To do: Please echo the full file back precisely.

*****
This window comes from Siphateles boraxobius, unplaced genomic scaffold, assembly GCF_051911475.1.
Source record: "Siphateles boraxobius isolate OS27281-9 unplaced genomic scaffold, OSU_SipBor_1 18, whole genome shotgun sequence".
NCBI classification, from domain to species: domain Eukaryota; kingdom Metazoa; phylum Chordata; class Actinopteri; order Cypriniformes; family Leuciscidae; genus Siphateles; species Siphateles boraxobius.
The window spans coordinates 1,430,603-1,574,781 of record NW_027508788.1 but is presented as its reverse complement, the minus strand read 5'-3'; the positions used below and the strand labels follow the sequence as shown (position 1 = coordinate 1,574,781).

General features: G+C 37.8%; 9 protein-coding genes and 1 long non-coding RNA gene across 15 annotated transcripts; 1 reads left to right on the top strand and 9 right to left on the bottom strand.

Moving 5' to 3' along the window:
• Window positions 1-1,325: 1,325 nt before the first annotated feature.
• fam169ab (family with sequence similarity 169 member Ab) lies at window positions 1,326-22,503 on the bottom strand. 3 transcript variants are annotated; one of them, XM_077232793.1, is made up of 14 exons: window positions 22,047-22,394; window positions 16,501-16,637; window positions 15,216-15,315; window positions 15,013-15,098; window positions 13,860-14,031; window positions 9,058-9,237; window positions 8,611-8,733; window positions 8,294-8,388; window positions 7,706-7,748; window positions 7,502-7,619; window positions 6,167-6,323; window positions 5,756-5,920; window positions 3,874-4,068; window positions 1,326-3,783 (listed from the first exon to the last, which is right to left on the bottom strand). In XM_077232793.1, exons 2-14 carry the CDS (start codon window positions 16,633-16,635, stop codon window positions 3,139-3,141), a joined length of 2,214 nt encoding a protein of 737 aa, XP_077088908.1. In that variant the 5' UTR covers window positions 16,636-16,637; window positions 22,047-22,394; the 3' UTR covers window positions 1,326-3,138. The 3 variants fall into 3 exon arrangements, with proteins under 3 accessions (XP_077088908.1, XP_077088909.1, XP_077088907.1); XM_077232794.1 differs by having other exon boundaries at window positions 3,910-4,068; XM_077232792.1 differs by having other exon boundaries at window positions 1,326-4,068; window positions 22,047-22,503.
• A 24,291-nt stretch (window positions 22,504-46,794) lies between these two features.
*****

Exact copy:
This window comes from Siphateles boraxobius, unplaced genomic scaffold, assembly GCF_051911475.1.
Source record: "Siphateles boraxobius isolate OS27281-9 unplaced genomic scaffold, OSU_SipBor_1 18, whole genome shotgun sequence".
NCBI classification, from domain to species: domain Eukaryota; kingdom Metazoa; phylum Chordata; class Actinopteri; order Cypriniformes; family Leuciscidae; genus Siphateles; species Siphateles boraxobius.
The window spans coordinates 1,430,603-1,574,781 of record NW_027508788.1 but is presented as its reverse complement, the minus strand read 5'-3'; the positions used below and the strand labels follow the sequence as shown (position 1 = coordinate 1,574,781).

General features: G+C 37.8%; 9 protein-coding genes and 1 long non-coding RNA gene across 15 annotated transcripts; 1 reads left to right on the top strand and 9 right to left on the bottom strand.

Moving 5' to 3' along the window:
• Window positions 1-1,325: 1,325 nt before the first annotated feature.
• fam169ab (family with sequence similarity 169 member Ab) lies at window positions 1,326-22,503 on the bottom strand. 3 transcript variants are annotated; one of them, XM_077232793.1, is made up of 14 exons: window positions 22,047-22,394; window positions 16,501-16,637; window positions 15,216-15,315; window positions 15,013-15,098; window positions 13,860-14,031; window positions 9,058-9,237; window positions 8,611-8,733; window positions 8,294-8,388; window positions 7,706-7,748; window positions 7,502-7,619; window positions 6,167-6,323; window positions 5,756-5,920; window positions 3,874-4,068; window positions 1,326-3,783 (listed from the first exon to the last, which is right to left on the bottom strand). In XM_077232793.1, exons 2-14 carry the CDS (start codon window positions 16,633-16,635, stop codon window positions 3,139-3,141), a joined length of 2,214 nt encoding a protein of 737 aa, XP_077088908.1. In that variant the 5' UTR covers window positions 16,636-16,637; window positions 22,047-22,394; the 3' UTR covers window positions 1,326-3,138. The 3 variants fall into 3 exon arrangements, with proteins under 3 accessions (XP_077088908.1, XP_077088909.1, XP_077088907.1); XM_077232794.1 differs by having other exon boundaries at window positions 3,910-4,068; XM_077232792.1 differs by having other exon boundaries at window positions 1,326-4,068; window positions 22,047-22,503.
• A 24,291-nt stretch (window positions 22,504-46,794) lies between these two features.